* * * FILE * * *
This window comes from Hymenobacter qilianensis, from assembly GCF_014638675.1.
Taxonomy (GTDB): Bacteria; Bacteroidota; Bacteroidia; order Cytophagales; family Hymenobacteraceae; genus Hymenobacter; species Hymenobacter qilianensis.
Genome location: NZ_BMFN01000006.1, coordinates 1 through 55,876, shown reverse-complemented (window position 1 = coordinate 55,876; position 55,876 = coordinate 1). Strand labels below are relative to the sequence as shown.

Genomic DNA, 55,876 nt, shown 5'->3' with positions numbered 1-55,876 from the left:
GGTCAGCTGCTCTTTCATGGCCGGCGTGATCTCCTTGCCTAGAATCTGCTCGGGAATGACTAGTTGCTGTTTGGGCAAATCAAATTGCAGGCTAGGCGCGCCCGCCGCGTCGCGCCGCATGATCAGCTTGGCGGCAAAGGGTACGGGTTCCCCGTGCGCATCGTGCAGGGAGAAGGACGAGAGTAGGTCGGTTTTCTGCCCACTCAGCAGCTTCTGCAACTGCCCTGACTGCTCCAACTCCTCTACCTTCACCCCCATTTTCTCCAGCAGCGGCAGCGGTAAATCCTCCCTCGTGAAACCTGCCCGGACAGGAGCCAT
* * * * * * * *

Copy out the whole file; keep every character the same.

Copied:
This window comes from Hymenobacter qilianensis, from assembly GCF_014638675.1.
Taxonomy (GTDB): Bacteria; Bacteroidota; Bacteroidia; order Cytophagales; family Hymenobacteraceae; genus Hymenobacter; species Hymenobacter qilianensis.
Genome location: NZ_BMFN01000006.1, coordinates 1 through 55,876, shown reverse-complemented (window position 1 = coordinate 55,876; position 55,876 = coordinate 1). Strand labels below are relative to the sequence as shown.

Genomic DNA, 55,876 nt, shown 5'->3' with positions numbered 1-55,876 from the left:
GGTCAGCTGCTCTTTCATGGCCGGCGTGATCTCCTTGCCTAGAATCTGCTCGGGAATGACTAGTTGCTGTTTGGGCAAATCAAATTGCAGGCTAGGCGCGCCCGCCGCGTCGCGCCGCATGATCAGCTTGGCGGCAAAGGGTACGGGTTCCCCGTGCGCATCGTGCAGGGAGAAGGACGAGAGTAGGTCGGTTTTCTGCCCACTCAGCAGCTTCTGCAACTGCCCTGACTGCTCCAACTCCTCTACCTTCACCCCCATTTTCTCCAGCAGCGGCAGCGGTAAATCCTCCCTCGTGAAACCTGCCCGGACAGGAGCCAT